2 min read
Michigan Recreational Marijuana Businesses Can Submit Applications on Friday
It’s been nearly a year since Michigan residents voted to legalize recreational marijuana but the roll out has been excruciatingly slow. The Michigan Marijuana Regulatory Agency is finally ready to begin accepting applications from recreational marijuana businesses starting this Friday, November 1st.
Slow Start Due to Shortage
However, Michigan regulators are expecting application submissions from cannabis dispensaries to be lower than expected at first, since there is little to no supply. Marijuana cultivators will need to be some of the first applicants to acquire a license so they can plant seeds as soon as possible. The harvest will likely take at least three months and mandatory lab testing will also delay the process.
Executive director of the Michigan Cannabis Industry Association, Robin Schneider recently stated that, “I just don’t believe that we’re going to see a green rush of businesses running out to get those recreational licenses on the first day because of the lack of supply.” Friday’s submissions should serve as solid indicator for the amount of applications regulators will need to review for licensing.
There is already a shortage of cannabis in Michigan’s medical marijuana market and the transition into recreational sales could lead to a deficit if regulators don’t plan accordingly. Schneider explained that recreational marijuana retailers will probably have to wait until March or April before they can stock their shelves with legally grown and tested cannabis.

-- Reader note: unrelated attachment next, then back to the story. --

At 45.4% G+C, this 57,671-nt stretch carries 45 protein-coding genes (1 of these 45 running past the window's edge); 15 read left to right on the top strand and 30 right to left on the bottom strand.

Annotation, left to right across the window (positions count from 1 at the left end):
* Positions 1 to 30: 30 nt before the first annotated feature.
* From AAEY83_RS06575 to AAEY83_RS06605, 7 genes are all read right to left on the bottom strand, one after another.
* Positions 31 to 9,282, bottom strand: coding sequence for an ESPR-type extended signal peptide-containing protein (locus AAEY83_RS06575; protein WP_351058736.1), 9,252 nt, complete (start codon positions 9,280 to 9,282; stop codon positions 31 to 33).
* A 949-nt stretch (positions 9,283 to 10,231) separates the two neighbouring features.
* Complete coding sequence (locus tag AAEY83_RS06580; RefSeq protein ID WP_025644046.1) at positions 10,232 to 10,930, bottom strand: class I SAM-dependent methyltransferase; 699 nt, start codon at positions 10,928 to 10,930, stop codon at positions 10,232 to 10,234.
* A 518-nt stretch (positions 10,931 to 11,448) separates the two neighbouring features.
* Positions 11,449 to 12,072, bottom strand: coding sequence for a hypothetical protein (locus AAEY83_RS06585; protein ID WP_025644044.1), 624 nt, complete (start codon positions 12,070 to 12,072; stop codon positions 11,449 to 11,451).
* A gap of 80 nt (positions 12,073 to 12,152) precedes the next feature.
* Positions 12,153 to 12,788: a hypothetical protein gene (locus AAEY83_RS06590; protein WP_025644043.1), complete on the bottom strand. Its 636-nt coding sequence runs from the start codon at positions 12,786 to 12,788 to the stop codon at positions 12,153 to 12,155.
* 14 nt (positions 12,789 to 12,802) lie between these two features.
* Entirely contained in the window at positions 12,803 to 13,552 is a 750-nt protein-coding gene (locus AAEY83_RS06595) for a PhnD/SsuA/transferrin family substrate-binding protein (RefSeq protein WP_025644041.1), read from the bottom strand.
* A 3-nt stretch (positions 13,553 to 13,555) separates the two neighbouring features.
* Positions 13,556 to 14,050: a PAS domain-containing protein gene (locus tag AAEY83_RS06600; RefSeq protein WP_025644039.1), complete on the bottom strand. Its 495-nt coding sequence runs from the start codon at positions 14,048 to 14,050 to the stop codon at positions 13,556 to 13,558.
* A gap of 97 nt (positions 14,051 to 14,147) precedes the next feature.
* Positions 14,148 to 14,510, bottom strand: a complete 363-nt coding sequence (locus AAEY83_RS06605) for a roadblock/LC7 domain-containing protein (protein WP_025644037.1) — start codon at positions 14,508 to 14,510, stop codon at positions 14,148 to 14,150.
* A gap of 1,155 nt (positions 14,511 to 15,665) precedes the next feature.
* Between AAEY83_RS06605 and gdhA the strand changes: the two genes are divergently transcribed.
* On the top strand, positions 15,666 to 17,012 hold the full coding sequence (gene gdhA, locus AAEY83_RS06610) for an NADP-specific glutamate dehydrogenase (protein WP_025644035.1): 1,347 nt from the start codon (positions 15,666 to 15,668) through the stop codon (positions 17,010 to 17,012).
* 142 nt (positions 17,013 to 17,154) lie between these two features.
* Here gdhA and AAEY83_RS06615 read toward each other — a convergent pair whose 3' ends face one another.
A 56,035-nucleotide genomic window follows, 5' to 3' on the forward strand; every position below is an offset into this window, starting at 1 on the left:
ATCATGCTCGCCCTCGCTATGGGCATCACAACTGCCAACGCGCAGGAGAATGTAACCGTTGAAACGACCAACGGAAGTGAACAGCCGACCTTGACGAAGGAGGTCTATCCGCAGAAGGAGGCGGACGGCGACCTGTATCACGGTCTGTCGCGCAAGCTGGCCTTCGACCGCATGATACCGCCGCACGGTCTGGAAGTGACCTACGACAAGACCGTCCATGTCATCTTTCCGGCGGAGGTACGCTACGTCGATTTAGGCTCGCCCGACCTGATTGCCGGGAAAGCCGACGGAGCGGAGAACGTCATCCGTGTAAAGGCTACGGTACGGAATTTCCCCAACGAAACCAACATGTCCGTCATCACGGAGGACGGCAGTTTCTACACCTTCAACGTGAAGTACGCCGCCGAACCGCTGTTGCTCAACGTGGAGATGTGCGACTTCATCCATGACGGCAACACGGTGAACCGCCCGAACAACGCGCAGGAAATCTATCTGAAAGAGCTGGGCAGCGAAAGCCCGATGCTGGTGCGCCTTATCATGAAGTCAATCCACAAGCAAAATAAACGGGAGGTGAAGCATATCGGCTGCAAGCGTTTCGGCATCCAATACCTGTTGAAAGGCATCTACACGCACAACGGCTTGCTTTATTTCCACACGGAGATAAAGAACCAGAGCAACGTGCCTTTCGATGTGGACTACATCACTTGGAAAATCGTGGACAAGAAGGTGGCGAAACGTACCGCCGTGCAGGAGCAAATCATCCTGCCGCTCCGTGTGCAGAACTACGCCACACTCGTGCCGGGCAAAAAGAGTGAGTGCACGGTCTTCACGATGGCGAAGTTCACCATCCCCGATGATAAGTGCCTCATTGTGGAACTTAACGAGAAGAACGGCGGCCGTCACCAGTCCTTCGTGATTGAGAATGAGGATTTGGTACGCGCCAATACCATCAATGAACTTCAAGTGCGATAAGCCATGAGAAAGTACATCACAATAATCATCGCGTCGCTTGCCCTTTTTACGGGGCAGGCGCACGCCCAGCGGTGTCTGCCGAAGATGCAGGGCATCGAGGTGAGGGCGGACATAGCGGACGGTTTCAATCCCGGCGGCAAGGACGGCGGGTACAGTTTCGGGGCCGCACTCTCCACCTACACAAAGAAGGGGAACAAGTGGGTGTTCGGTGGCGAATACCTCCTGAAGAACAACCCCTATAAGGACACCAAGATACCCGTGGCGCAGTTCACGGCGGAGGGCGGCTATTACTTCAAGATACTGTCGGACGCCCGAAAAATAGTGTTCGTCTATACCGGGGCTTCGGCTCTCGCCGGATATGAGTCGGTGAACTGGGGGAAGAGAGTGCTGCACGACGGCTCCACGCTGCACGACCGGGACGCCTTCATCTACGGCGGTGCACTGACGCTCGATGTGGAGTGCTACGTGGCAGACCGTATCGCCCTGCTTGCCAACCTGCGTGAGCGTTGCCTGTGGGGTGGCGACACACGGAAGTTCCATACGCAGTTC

Michigan Recreational Marijuana Businesses
Once sales do commence, the potential for the Michigan cannabis market is estimated at $1.4 billion-$1.7 billion in annual sales within a few years of launching, making it one of the largest in the nation. The Michigan Department of Licensing and Regulatory Affairs released emergency cannabis rules for the industry in July, which allow for delivery and social use. The addition of these recreational marijuana businesses in the cannabis industry will generate even more tax revenue for the state.
The first day of application submissions will also be the last day for local jurisdictions to ban recreational marijuana businesses. A recent report found that as of August 31st, 308 of the 792 cities that approved the ballot initiative to legalize recreational cannabis have since passed bans on all cannabis business. According to Marijuana Regulatory Agency, there are 771 local towns that have passed ordinances banning cultivation facilities and cannabis retailers.
The first recreational marijuana business licenses are expected to be issued within two weeks of the first day of submissions on November 1st. Under the new regulations, 100-plant “entry-level” growers will have to pay a $4,000 licensing fee, while a 500-plant cannabis cultivation license will run $10,000. Recreational marijuana dispensary licenses will range from $20,000 to $30,000, while medical marijuana dispensary licenses will cost $66,000. Those who intend to apply for cannabis business license can consult the LARA website to apply online.